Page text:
High winds mar opening of Tokyo's Skytree tower
High winds have marred the opening to the public of the world's tallest broadcasting tower, Tokyo Skytree.
Operators shut two lifts for safety reasons, stranding some visitors on an observation deck for half an hour.
Tens of thousands of people had flocked to the Japanese capital's newest attraction.
At 634m, the Skytree is twice the height of the Eiffel Tower. The Burj Khalifa in Dubai remains the world's tallest man-made structure at 828m.
The Skytree, which took three-and-a-half years to build, offers broadcasting services across the Tokyo area.
The main attractions of the needle-shaped structure are two observation decks at 350m and 450m above ground.
Wind was not the only problem on opening day - rain also dampened proceedings, spoiling what should have been far-reaching views over the city.
"I can't see the view, but it was exciting," said Ayumi Nakazawa, the first official visitor to the observation deck, AFP news agency reported.'Quake-proof'
The Skytree stands about twice the height of Tokyo Tower, the city's landmark tower since the 1960s.
- Buildings: Burj Khalifa (Dubai, 828m), Taipei 101 (Taipei, 508m), Shanghai World Financial Center (Shanghai, 492m), International Commerce Centre (Hong Kong, 484m), and Petronas Tower (Kuala Lumpur, 452m)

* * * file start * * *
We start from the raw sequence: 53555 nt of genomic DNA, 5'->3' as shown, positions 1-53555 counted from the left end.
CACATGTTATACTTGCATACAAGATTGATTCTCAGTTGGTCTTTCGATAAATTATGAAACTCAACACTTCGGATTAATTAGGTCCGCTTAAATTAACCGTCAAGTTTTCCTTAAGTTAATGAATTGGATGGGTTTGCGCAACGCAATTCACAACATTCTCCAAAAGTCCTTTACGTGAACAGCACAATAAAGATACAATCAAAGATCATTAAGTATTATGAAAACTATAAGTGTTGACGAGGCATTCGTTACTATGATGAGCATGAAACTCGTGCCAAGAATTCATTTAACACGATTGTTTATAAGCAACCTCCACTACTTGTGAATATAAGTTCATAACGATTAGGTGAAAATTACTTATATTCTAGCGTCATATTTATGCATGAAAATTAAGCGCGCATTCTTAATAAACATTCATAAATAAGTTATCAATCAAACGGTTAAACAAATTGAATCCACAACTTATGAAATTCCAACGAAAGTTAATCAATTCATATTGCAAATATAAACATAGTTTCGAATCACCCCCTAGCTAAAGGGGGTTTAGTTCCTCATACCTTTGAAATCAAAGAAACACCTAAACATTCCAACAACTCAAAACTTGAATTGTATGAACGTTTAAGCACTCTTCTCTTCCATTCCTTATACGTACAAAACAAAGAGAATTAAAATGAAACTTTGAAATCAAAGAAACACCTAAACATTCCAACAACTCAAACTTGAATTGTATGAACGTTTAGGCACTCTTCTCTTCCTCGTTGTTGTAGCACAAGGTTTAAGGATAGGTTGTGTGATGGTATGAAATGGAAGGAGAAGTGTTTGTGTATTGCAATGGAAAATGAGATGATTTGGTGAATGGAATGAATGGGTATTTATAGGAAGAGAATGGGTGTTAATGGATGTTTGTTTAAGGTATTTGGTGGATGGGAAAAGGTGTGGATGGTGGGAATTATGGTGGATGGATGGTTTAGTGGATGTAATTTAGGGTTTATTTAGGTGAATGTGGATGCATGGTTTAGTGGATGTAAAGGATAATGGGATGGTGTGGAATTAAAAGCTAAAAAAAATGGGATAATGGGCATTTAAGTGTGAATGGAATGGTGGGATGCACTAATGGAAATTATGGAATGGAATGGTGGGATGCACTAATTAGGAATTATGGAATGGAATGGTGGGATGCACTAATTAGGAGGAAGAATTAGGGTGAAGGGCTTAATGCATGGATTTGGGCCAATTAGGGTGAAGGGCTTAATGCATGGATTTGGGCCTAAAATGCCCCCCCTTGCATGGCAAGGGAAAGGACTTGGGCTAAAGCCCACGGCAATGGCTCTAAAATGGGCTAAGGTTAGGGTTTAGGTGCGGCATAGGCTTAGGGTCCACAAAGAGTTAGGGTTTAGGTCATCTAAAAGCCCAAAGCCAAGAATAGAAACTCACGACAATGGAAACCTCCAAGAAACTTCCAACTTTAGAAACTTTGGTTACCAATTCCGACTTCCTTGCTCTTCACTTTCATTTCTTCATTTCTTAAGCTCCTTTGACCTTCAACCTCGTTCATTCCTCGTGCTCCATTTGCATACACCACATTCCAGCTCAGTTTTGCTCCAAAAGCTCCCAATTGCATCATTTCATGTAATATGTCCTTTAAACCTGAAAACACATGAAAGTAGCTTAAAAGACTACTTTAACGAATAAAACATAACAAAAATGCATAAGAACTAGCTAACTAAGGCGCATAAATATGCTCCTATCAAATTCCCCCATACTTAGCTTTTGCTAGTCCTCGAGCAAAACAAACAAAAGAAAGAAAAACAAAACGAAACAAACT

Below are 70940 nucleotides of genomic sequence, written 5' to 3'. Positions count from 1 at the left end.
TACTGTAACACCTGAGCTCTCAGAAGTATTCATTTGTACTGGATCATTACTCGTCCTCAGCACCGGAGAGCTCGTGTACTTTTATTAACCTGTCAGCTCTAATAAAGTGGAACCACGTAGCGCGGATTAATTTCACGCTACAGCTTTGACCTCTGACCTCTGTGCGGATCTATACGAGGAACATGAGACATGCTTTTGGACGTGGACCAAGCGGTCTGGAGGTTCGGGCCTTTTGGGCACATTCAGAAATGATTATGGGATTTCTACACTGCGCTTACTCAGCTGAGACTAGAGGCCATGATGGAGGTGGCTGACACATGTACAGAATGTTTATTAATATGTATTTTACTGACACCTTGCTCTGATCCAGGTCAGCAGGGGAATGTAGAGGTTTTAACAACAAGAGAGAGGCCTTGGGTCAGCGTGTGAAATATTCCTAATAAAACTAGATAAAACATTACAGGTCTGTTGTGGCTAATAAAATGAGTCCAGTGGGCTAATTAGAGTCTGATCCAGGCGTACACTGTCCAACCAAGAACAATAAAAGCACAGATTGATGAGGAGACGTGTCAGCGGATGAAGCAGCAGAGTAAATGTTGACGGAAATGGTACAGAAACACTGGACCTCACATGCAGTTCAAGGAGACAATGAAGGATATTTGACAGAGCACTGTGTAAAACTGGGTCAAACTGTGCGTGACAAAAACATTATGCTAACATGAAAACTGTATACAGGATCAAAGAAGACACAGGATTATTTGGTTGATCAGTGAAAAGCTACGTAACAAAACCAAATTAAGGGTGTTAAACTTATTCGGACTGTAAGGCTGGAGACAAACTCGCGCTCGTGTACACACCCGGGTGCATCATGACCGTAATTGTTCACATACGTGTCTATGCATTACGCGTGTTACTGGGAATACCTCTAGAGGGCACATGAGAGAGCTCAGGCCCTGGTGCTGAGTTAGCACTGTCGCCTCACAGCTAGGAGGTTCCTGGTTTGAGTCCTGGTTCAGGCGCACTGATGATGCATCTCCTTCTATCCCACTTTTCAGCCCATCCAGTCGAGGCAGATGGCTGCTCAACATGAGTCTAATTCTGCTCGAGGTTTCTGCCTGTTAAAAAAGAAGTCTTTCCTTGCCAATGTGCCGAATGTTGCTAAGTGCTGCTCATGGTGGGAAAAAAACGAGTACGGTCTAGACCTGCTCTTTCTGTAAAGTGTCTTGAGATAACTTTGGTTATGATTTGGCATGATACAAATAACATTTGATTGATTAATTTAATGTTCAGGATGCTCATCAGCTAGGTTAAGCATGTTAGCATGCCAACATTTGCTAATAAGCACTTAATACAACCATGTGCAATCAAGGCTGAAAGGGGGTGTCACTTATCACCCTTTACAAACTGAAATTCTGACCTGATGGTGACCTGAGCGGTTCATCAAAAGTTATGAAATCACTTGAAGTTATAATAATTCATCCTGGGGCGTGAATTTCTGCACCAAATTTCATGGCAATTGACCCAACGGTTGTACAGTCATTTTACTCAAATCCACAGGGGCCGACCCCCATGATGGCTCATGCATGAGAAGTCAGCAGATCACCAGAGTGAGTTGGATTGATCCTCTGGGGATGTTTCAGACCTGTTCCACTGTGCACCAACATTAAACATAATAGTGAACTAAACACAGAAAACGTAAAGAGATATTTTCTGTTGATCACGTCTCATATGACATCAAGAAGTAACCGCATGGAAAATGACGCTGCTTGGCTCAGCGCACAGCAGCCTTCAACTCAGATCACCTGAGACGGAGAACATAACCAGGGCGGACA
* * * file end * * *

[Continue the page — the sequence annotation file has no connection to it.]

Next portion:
- Towers: Tokyo Skytree (Tokyo, 634m), Canton Tower (Guangzhou, 600m), CN Tower (Toronto, 553m), Ostankino Tower (Moscow, 540m), and Oriental Pearl Television Tower (Shanghai, 468m)
Source: Council on Tall Buildings and Urban Habitat
Major broadcasters, including Japan's public broadcaster NHK, will begin using it for transmissions from next year, reports said.
The first observation deck of the Skytree can accommodate up to 2,000 people and the second deck up to 900, said local media reports.
The tower withstood damage from the devastating earthquake that hit Japan in March 2011 during its construction.
The disaster pushed back building efforts by two months, but no-one was hurt and construction was resumed.
The tower is now viewed as a testament to Japan's earthquake-resistant building technology, as well as a symbol of resilience, local media reports said.
But it seems it is not immune to the effects of everyday elements, such as strong wind.